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Is Gilead’s Entire HIV Enterprise Built on a False Promise?

A new analysis finds that Gilead Sciences’ updated version of its key antiretroviral tenofovir may not actually offer any safety benefits.

Published
10 May 2018
From
Poz
Meta-analysis of dolutegravir in naive, experienced and switch studies

A meta-analysis of 7340 participants in 13 randomised trials found efficacy and safety benefits for starting dolutegravir compared with other antiretrovirals in both naive and experienced participants. In the four switch studies in participants with undetectable viral load on their current ART, however, changing to dolutegravir was associated with more adverse events and discontinuations.

Published
30 April 2018
From
HIV i-Base
TAF only superior to TDF when used with a boosting agent

The benefits of tenofovir alafenamide (TAF) over tenofovir disoproxil fumarate (TDF) may have been overstated, according to the results of a meta-analysis published in the

Published
10 April 2018
By
Michael Carter
More evidence shows Sustiva increases risk for suicidal behavior

Patients with HIV on a Sustiva-containing ART regimen had a threefold increased risk for suicidal behavior compared with ART-naive patients, according to recent data published in Clinical Infectious Diseases.

Published
26 March 2018
From
Healio
Taking multiple Rx drugs raises risks for aging adults with and without HIV

Taking five or more prescription medications increases the risk of hospitalization and death in older adults infected with HIV and comparable adults without HIV. The findings of this Yale-led study highlight the potential risks of prescribing additional drugs to patients with multiple medical conditions.

Published
01 February 2018
From
Yale News
Viral suppression protects against long-term liver damage caused by older HIV drugs

A history of treatment with some older antiretroviral drugs can have a lasting negative impact on liver health, German researchers report in PLOS One. They

Published
29 January 2018
By
Michael Carter
AZT: The phoenix of HIV treatment

During the last 30 years, over 15 million people have received AZT: an antiretroviral used to prevent HIV/AIDS. While it has now been replaced with other drugs in high income countries, it is still used widely in low-to-middle-income countries; this poses issues due to difficulties in detecting resistance to the drug and the side effects it carries. In this blog, author of a paper published in Infectious Disease of Poverty, Eric J. Arts, discusses his career long connection to AZT and the issues with AZT-based treatments in sub-Saharan Africa.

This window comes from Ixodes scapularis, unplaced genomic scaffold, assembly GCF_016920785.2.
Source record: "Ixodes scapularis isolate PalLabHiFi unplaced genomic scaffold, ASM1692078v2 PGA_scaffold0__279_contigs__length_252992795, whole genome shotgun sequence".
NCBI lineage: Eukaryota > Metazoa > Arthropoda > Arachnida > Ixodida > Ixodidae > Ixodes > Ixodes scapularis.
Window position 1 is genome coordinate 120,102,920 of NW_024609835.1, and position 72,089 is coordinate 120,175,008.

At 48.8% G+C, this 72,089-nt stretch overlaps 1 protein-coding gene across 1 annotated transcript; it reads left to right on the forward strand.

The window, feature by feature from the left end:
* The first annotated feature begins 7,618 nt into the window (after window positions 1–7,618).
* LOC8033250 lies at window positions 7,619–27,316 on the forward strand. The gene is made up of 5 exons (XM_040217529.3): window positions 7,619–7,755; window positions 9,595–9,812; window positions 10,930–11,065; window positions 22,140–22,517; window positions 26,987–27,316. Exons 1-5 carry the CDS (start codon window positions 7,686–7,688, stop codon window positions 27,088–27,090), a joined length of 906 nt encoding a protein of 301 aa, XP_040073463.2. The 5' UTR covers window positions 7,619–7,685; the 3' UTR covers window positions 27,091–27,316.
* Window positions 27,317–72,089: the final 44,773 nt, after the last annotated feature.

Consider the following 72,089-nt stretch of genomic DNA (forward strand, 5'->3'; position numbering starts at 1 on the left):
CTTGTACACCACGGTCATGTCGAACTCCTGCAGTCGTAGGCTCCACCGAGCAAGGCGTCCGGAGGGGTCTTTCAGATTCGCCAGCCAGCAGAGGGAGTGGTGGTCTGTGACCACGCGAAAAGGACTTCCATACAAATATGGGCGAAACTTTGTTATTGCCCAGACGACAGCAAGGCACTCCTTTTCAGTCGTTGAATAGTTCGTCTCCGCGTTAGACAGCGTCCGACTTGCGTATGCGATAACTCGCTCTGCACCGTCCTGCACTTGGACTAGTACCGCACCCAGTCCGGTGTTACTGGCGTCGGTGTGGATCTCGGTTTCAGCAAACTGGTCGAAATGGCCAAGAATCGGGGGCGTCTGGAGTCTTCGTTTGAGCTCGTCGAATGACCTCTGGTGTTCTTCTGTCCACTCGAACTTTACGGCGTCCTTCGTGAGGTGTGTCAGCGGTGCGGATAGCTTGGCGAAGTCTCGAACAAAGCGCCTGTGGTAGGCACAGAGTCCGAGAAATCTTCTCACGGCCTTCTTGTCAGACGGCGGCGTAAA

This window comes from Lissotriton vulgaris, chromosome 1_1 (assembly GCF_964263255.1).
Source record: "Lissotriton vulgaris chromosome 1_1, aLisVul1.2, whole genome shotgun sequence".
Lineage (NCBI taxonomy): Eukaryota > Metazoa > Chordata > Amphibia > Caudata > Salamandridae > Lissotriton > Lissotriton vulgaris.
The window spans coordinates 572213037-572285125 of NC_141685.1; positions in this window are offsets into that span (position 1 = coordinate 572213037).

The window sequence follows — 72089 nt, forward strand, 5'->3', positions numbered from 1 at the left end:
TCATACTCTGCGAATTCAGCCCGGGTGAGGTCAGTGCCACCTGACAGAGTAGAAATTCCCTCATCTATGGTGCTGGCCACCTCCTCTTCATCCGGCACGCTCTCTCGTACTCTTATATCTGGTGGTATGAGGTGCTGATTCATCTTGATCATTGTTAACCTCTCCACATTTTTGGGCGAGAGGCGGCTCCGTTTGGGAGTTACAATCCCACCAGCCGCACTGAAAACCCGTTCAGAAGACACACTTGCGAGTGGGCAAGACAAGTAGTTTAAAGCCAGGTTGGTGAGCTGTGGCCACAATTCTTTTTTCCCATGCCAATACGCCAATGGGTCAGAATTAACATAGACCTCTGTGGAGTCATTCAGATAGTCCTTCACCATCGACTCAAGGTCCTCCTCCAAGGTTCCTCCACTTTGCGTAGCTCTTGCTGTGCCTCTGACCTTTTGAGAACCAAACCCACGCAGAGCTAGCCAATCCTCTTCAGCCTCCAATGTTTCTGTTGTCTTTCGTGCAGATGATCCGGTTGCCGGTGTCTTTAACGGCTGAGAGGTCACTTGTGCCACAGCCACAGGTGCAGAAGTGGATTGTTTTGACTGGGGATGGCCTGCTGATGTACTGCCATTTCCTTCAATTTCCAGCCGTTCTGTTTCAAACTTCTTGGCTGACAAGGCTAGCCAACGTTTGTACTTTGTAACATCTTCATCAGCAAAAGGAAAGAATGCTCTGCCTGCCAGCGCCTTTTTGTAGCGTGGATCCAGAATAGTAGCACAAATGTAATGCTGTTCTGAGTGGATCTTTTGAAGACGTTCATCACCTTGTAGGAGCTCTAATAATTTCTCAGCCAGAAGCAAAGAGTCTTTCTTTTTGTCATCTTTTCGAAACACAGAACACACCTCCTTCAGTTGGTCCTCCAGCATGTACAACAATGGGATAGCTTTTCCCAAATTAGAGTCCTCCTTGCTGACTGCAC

Published
24 January 2018
From
BMC Blogs Network (blog)
Study Finds Sustiva Not Strongly Linked to Suicidal Thoughts

But that is not necessarily the case for those with preexisting mental health problems.

Published
31 December 2017
From
Poz
Marijuana Could Be Huge for Treating HIV

From inflammation to lowering levels of the virus itself, a current study hopes to demystify pot's benefits for those living with HIV.

Published
17 November 2017
From
VICE
Gilead’s Updated Version of Tenofovir Performs Well Among Blacks With HIV

Compared with the older tenofovir, called TDF, the new one, TAF, suppressed the virus as well and offered bone, kidney and lipid benefits.

Published
18 October 2017
From
Poz
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Community Consensus Statement on Access to HIV Treatment and its Use for Prevention

Together, we can make it happen

We can end HIV soon if people have equal access to HIV drugs as treatment and as PrEP, and have free choice over whether to take them.

Launched today, the Community Consensus Statement is a basic set of principles aimed at making sure that happens.

The Community Consensus Statement is a joint initiative of AVAC, EATG, MSMGF, GNP+, HIV i-Base, the International HIV/AIDS Alliance, ITPC and NAM/aidsmap
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This content was checked for accuracy at the time it was written. It may have been superseded by more recent developments. NAM recommends checking whether this is the most current information when making decisions that may affect your health.

NAM’s information is intended to support, rather than replace, consultation with a healthcare professional. Talk to your doctor or another member of your healthcare team for advice tailored to your situation.